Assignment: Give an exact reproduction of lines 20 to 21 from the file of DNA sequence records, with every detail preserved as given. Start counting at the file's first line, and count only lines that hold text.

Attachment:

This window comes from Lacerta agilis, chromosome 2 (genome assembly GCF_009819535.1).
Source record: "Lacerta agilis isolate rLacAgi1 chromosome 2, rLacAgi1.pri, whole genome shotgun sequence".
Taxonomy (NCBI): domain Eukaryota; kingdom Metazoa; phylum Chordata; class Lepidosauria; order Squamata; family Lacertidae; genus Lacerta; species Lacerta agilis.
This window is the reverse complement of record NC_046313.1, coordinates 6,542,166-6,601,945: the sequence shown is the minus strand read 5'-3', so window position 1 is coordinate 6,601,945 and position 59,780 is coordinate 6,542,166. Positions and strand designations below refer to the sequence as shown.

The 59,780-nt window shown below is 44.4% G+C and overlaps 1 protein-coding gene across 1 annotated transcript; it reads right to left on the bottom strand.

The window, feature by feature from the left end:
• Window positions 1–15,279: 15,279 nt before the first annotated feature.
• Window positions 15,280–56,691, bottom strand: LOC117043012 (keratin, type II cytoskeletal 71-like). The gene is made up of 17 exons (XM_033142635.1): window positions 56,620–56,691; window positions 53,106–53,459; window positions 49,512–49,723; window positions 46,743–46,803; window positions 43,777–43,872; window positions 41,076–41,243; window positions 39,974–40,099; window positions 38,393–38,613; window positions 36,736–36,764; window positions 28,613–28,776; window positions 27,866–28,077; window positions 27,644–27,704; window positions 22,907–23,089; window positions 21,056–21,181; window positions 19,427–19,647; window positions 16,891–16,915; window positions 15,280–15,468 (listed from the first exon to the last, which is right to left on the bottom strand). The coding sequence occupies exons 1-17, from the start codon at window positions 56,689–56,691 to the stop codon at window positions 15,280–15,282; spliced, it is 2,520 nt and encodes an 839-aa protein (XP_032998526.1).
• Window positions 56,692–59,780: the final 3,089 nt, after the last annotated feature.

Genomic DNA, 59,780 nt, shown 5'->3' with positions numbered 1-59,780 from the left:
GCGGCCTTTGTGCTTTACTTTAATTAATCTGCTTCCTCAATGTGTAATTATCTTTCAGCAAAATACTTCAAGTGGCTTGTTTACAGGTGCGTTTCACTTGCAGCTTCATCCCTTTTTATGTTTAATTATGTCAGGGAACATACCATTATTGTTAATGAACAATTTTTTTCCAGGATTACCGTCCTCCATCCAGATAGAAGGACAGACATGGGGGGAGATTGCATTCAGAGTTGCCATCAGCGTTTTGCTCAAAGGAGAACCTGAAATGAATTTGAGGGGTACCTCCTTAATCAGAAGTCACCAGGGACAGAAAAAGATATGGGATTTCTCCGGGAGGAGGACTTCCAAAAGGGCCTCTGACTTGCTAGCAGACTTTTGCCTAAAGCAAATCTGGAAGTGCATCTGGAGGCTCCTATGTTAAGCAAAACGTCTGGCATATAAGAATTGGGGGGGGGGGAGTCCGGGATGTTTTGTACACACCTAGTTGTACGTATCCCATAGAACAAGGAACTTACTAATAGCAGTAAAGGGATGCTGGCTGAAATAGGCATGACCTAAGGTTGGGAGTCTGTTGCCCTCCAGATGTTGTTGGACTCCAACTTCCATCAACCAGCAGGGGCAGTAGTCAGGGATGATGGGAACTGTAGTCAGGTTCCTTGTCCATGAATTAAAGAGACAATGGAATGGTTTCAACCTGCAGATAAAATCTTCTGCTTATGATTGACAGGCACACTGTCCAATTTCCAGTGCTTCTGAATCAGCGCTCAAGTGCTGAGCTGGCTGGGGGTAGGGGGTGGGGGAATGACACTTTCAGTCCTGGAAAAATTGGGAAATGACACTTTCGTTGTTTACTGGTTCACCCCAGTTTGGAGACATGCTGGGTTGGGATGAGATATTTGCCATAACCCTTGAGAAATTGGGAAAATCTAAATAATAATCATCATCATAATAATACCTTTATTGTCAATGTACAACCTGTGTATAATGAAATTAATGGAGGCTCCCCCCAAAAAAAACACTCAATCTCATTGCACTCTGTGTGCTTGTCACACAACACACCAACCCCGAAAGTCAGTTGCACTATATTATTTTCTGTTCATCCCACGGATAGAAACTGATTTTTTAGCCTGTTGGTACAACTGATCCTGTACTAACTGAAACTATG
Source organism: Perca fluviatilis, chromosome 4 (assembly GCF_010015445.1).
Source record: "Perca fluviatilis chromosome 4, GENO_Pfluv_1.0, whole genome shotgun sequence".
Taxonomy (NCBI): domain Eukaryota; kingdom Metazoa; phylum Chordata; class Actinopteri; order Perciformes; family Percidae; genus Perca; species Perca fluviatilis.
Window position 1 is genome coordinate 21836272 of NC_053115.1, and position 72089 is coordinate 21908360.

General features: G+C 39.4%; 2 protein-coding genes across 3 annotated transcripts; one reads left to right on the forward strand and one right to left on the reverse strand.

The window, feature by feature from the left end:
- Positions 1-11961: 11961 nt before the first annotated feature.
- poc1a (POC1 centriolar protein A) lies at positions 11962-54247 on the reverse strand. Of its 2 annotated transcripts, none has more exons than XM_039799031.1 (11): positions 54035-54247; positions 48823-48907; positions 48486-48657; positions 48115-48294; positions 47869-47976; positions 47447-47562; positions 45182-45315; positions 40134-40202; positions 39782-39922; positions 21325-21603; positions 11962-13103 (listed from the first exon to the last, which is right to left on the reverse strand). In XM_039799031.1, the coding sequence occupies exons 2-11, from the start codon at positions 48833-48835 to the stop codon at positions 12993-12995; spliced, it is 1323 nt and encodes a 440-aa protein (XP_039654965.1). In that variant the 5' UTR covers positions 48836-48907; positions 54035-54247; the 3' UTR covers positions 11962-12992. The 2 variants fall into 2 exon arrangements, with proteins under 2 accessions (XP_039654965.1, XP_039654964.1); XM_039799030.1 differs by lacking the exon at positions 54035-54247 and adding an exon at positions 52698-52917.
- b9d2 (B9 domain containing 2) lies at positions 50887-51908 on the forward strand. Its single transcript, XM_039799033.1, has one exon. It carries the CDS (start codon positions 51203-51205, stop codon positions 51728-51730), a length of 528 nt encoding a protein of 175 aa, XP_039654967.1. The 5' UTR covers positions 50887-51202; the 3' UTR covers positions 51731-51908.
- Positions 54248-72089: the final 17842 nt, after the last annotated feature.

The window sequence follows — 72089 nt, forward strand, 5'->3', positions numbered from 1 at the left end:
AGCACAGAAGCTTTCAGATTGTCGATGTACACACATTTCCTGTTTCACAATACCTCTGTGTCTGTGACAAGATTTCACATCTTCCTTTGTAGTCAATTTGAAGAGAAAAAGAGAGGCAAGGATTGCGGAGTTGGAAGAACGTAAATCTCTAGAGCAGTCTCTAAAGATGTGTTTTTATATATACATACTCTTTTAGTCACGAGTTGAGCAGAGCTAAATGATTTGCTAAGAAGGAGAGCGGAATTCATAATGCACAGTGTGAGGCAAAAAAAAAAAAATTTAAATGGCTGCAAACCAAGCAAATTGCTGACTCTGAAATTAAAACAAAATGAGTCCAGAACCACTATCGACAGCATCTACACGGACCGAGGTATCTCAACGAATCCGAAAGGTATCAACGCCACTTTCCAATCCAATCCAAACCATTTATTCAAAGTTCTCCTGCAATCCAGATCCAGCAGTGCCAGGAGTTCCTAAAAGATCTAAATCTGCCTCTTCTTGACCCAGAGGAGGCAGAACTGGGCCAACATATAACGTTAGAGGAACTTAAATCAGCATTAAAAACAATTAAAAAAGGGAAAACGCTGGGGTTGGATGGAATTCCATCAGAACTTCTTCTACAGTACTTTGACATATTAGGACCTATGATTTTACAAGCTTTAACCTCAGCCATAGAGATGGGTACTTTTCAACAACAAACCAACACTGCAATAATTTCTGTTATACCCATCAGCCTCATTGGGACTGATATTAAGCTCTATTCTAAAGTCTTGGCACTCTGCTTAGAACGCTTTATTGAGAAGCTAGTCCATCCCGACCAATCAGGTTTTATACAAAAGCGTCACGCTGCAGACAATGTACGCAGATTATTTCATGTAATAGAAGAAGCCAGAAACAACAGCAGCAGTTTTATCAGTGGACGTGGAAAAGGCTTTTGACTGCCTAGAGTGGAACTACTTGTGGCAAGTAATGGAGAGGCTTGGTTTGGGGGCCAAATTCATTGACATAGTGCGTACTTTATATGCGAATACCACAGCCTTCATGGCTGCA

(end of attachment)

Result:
- b9d2 (B9 domain containing 2) lies at positions 50887-51908 on the forward strand. Its single transcript, XM_039799033.1, has one exon. It carries the CDS (start codon positions 51203-51205, stop codon positions 51728-51730), a length of 528 nt encoding a protein of 175 aa, XP_039654967.1. The 5' UTR covers positions 50887-51202; the 3' UTR covers positions 51731-51908.
- Positions 54248-72089: the final 17842 nt, after the last annotated feature.